This detector output signal is fed through a wave shaping circuit 34 to the input of the control circuit or CPU 36. The wave shaping circuit 34 produces input data to the CPU 36 of the form shown in the graph of FIG. 2d. This data comprises pairs of well defined pulses 34a and 34b, centered about the same times T1 and T2 as the output pulses 32a and 32b of the discriminator 32. In this regard, it will be noted that when the X-band or K-band radar signals are present, respective corresponding pairs of pulses 32a, 32b and 34a, 34b will be produced at precisely the same time intervals T1 and T2 relative to the beginning of each cycle of the sweep generator as shown by FIG. 2a. The beginnings of three successive ones of these cycles are here designated t1, t2 and t4 respectively. The start of the first two of a following series of three cycles are designated as t6 and t7. In this regard, the sweep data from the CPU 36 (FIG. 2e) will be noted to comprise a series of relatively sharp output pulses centered about the respective starting times t1, t2, etc. of the signal of FIG. 2a.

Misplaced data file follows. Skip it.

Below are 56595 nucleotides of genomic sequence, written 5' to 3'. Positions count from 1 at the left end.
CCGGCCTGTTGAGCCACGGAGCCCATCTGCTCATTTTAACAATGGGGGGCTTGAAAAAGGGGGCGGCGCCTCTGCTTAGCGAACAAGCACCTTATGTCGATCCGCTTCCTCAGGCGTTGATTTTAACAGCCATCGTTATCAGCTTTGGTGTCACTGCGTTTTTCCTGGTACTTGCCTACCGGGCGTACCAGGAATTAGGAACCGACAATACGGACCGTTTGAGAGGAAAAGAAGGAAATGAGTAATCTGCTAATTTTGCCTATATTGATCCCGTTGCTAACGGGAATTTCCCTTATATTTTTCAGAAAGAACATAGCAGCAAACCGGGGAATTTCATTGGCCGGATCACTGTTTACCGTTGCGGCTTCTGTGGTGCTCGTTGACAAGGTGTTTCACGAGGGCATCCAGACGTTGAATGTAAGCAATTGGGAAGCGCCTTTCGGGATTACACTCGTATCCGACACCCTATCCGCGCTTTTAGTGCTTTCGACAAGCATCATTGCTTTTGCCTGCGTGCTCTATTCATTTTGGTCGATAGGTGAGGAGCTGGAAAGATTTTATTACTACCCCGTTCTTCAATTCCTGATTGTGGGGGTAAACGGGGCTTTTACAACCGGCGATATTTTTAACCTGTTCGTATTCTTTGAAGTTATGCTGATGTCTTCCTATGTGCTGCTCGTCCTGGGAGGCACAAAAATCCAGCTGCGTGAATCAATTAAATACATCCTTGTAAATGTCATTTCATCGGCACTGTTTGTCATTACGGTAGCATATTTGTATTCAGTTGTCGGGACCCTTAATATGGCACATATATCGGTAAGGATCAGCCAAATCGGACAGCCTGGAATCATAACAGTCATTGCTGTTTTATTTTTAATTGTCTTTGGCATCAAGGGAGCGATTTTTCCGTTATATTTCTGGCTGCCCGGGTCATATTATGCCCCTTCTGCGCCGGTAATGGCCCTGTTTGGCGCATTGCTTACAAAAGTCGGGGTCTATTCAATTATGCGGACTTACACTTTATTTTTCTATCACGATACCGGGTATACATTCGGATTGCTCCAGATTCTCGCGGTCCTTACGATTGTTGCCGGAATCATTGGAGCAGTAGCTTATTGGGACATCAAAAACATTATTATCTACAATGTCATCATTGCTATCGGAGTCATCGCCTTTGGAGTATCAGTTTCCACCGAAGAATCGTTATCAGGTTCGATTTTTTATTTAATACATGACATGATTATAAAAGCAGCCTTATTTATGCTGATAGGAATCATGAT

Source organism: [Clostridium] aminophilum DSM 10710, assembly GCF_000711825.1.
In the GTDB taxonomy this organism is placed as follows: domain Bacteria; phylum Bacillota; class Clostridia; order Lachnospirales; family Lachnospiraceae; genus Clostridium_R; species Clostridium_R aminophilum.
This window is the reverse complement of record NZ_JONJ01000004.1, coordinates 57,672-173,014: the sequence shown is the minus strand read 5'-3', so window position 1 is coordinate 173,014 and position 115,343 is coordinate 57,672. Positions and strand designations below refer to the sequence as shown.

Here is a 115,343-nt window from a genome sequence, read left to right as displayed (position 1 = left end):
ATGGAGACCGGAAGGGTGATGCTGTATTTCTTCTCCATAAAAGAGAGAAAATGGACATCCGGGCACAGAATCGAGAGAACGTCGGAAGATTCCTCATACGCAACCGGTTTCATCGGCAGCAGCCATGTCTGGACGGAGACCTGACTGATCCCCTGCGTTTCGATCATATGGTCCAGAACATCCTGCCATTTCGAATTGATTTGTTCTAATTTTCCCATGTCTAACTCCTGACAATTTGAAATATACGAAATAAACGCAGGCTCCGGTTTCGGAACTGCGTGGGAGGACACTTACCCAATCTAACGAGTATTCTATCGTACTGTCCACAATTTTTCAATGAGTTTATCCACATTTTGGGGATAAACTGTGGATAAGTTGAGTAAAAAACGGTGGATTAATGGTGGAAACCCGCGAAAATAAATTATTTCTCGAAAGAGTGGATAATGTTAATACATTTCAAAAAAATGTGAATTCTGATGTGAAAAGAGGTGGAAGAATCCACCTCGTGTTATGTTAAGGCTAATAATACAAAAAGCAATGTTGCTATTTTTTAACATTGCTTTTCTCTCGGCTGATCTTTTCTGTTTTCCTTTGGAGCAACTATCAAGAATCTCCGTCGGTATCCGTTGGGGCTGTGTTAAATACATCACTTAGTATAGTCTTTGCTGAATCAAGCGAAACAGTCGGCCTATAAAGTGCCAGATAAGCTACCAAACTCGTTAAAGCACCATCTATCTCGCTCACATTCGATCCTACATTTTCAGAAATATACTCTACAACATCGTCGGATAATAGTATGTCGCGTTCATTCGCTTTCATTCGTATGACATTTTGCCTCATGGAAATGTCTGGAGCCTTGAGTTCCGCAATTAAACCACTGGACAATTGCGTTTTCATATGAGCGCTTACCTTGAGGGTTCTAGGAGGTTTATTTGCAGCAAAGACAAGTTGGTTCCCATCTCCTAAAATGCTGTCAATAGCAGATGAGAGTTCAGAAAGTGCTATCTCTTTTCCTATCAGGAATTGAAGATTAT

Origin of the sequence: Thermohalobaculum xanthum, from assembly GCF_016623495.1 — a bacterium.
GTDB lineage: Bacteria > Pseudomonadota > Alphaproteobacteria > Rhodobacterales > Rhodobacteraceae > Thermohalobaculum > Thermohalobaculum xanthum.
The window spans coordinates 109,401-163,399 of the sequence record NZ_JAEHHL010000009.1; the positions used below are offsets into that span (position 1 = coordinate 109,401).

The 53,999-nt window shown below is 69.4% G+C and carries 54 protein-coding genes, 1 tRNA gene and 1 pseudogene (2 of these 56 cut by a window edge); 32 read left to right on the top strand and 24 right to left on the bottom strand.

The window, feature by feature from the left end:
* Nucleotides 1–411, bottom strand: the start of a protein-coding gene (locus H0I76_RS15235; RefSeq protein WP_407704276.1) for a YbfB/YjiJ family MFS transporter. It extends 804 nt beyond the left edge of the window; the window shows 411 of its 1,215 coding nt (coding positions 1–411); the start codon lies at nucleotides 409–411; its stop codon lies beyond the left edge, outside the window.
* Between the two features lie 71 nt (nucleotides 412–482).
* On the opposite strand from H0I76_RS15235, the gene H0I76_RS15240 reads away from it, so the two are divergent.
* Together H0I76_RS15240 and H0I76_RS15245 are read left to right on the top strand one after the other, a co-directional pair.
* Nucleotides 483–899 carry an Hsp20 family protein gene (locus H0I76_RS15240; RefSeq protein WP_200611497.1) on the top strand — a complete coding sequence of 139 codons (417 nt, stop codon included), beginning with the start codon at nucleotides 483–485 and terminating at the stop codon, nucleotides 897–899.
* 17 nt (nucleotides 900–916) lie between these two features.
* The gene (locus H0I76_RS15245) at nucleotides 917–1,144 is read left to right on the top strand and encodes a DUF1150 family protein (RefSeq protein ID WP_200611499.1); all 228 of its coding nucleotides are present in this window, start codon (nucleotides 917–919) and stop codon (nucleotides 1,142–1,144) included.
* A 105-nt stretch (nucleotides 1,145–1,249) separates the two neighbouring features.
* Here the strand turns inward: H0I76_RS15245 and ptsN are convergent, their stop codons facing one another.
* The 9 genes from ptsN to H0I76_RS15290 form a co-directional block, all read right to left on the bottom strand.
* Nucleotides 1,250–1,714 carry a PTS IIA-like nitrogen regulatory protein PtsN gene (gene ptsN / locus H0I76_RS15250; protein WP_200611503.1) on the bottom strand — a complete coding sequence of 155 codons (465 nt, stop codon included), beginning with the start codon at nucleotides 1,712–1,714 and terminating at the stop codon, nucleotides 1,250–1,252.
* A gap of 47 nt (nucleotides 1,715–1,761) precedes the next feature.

In operation, the discriminator 32 comprises detector means for detecting the IF output signals passed by the bandpass filter means during each cycle of the sweep signal and responsive to these signals for producing corresponding output pulses such as pulses 32a, 32b. The CPU 36 comprises control circuit means coupled with the detector and responsive to such a pair of ouput pulses 32a, 32b (as modified by the wave shape circuit into sharper pulses 34a, 34b in the illustrated embodiment being produced in each of three successive cycles of the sweep signal. (e.g. cycles t1-t2, t2-t3 and t4-t5). Moreover, the CPU 36 is responsive to both the first pulse (34a) and the second pulse (34b) of each of these pairs of pulses occuring at the same time intervals (T1 and T2) respectively relative to the corresponding cycle of the sweep signal for producing a warning signal at a "warning" output thereof.
Advantageously, this mode of operation requires that the desired X-band or K-band radar signal be present through at least three cycles of the sweep signal before the control circuit or CPU responds to the characteristic pairs of pulses produced by the discriminator 32. Hence, the system of the invention can be made quite sensitive while still covering the full frequency ranges of both the X-band and the K-band signals, and yet be relatively insensitive to spurious or noise signals. That is, the system of invention will not respond to any signals which do not comprise the desired or preselected continuous wave (CW) signals, which in the illustrated embodiment comprise the X-band and K-band radar signals.